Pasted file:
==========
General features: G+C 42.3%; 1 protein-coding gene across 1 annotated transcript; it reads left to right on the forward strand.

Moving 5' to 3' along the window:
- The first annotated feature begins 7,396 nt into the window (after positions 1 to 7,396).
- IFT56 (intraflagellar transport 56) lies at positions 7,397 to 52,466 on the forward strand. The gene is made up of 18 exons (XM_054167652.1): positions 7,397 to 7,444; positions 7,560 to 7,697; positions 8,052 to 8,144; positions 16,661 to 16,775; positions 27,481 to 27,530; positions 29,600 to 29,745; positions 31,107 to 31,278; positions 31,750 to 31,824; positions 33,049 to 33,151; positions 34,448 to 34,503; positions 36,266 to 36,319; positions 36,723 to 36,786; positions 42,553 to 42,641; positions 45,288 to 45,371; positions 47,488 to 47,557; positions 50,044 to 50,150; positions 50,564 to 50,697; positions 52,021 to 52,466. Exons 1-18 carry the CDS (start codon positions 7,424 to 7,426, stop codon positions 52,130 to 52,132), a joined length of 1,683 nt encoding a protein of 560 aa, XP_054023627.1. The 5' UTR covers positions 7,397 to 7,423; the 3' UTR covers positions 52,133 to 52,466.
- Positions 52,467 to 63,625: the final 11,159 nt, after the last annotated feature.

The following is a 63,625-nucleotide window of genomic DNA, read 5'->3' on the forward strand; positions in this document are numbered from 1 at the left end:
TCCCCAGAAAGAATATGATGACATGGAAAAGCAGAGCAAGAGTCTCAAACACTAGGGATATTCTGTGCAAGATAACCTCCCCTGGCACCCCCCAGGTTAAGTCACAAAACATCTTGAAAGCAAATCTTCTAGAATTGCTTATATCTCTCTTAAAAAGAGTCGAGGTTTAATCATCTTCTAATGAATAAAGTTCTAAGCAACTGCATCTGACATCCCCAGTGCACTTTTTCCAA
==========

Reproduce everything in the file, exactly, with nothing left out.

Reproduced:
General features: G+C 42.3%; 1 protein-coding gene across 1 annotated transcript; it reads left to right on the forward strand.

Moving 5' to 3' along the window:
- The first annotated feature begins 7,396 nt into the window (after positions 1 to 7,396).
- IFT56 (intraflagellar transport 56) lies at positions 7,397 to 52,466 on the forward strand. The gene is made up of 18 exons (XM_054167652.1): positions 7,397 to 7,444; positions 7,560 to 7,697; positions 8,052 to 8,144; positions 16,661 to 16,775; positions 27,481 to 27,530; positions 29,600 to 29,745; positions 31,107 to 31,278; positions 31,750 to 31,824; positions 33,049 to 33,151; positions 34,448 to 34,503; positions 36,266 to 36,319; positions 36,723 to 36,786; positions 42,553 to 42,641; positions 45,288 to 45,371; positions 47,488 to 47,557; positions 50,044 to 50,150; positions 50,564 to 50,697; positions 52,021 to 52,466. Exons 1-18 carry the CDS (start codon positions 7,424 to 7,426, stop codon positions 52,130 to 52,132), a joined length of 1,683 nt encoding a protein of 560 aa, XP_054023627.1. The 5' UTR covers positions 7,397 to 7,423; the 3' UTR covers positions 52,133 to 52,466.
- Positions 52,467 to 63,625: the final 11,159 nt, after the last annotated feature.

The following is a 63,625-nucleotide window of genomic DNA, read 5'->3' on the forward strand; positions in this document are numbered from 1 at the left end:
TCCCCAGAAAGAATATGATGACATGGAAAAGCAGAGCAAGAGTCTCAAACACTAGGGATATTCTGTGCAAGATAACCTCCCCTGGCACCCCCCAGGTTAAGTCACAAAACATCTTGAAAGCAAATCTTCTAGAATTGCTTATATCTCTCTTAAAAAGAGTCGAGGTTTAATCATCTTCTAATGAATAAAGTTCTAAGCAACTGCATCTGACATCCCCAGTGCACTTTTTCCAA